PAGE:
The PCB layout also needs to take account of EMI and ESD compliance and we have a seperate page on some techniques that we use to get our PCBs to comply. We have a tutorial on designing PCBs - it steps through the CAD process from schematic to layout. We also support the Autotrax/Easytrax CAD package by providing Updated video drivers. If you are intending to design PCBs yourself, we would recommend this very good manual on PCB layout.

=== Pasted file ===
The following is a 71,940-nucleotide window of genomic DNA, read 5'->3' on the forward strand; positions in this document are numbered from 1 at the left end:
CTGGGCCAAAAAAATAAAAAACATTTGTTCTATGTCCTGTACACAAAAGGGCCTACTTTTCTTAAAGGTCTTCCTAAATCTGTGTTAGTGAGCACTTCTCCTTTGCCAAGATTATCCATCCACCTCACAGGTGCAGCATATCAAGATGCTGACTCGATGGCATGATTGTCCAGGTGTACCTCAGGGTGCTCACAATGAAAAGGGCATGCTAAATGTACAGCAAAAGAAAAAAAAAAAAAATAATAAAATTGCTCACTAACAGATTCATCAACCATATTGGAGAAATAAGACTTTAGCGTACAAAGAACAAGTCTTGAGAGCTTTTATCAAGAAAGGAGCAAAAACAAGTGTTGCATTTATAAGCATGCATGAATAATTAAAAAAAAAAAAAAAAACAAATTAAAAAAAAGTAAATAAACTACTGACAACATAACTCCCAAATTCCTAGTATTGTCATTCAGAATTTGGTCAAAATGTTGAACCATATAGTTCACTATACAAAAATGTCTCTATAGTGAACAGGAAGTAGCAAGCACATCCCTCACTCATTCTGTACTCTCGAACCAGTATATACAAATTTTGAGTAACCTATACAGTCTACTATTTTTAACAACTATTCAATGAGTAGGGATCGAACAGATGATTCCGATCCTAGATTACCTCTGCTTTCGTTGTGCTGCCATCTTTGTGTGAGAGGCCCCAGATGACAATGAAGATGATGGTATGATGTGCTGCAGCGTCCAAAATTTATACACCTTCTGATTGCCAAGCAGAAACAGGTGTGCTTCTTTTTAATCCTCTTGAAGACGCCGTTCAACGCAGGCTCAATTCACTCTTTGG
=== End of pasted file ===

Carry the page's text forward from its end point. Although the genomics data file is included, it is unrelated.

Most of the Etched PCB laminates we produce are: Double sided Laminate Two layers of copper tracks, one each side of the board Plated Through Hole PTH - each hole is copper plated providing a circuit between sides of the PCB Fibreglass-resin laminate. Solder Mask Over Bare Copper SMOBC - green insulating ink everywhere except connections Component legend Identifying lettering, component outlines and values in white or yellow ink Tinned Tinning is application of Solder to all exposed copper, increasing solderability Hot oil levelled Hot oil - or hot air - levelling makes the tinning flat, so that surface mount components can be positioned reliably. Different methods of PCB construction: Conventional A rigid PCB (usually of thickness 1.6mm), with wire-leaded components mounted on only one side of the PCB, with all the leads through holes, soldered and clipped. Conventional circuitry is generally easier to debug and repair than Surface mount. Surface Mount Technology (SMT) or devices (SMD) A PCB with tag-leaded components soldered flush to PCB pads. Holes are still needed on the PCB, but not where the component leads are attached. Surface mount circuitry is generally smaller than conventional. Surface mount is generally more suited to automated assembly than conventional. Surface mount & conventional mix In practice, most boards are a mix of surface mount and conventional components. This can have its disadvantages as the two technologies require different methods of insertion and soldering. Double sided Laminate A bare PCB laminate having tracks on both sides, normally with PTH holes connecting circuitry on the two sides together. Double sided Component Assembly Mounting components on both sides of the PCB. Normally only surface mount circuitry would be mounted on both sides of a PCB. Multi-layer A PCB Laminate may be manufactured with more than two layers of copper tracks by using a sandwich construction. The cost of the laminate reflects the number of layers. The extra layers may be used to route more complicated circuitry, and/or distribute the power supply more effectively. Gold plated in areas on a PCB may be gold plated for use as contact pads. Unless the whole PCB is gold plated before etching, this technique is limited in its application, normally, to pads on the edge of a PCB, as an electrolytic plating bar must be attached to the pads, and then removed part way through the PCB manufacturing process. Flexible PCB A technique used extensively with membrane keyboards, combination connector/circuit boards, and circuit boards to fit in awkward shapes - e.g. cameras. Chip On Board (COB) Where the IC die is attached direct to a PCB, and bond out wires from the IC connect directly to PCB lands. The chip is then covered with a black blob of epoxy. A technique used mostly with very high volume, cost sensitive applications, e.g. musical greeting cards. Phenolic PCB As distinct from Fibreglass, Phenolic is a cheaper PCB laminate material. Daughterboard A circuit board mounted to another circuit board - such as a plug in card.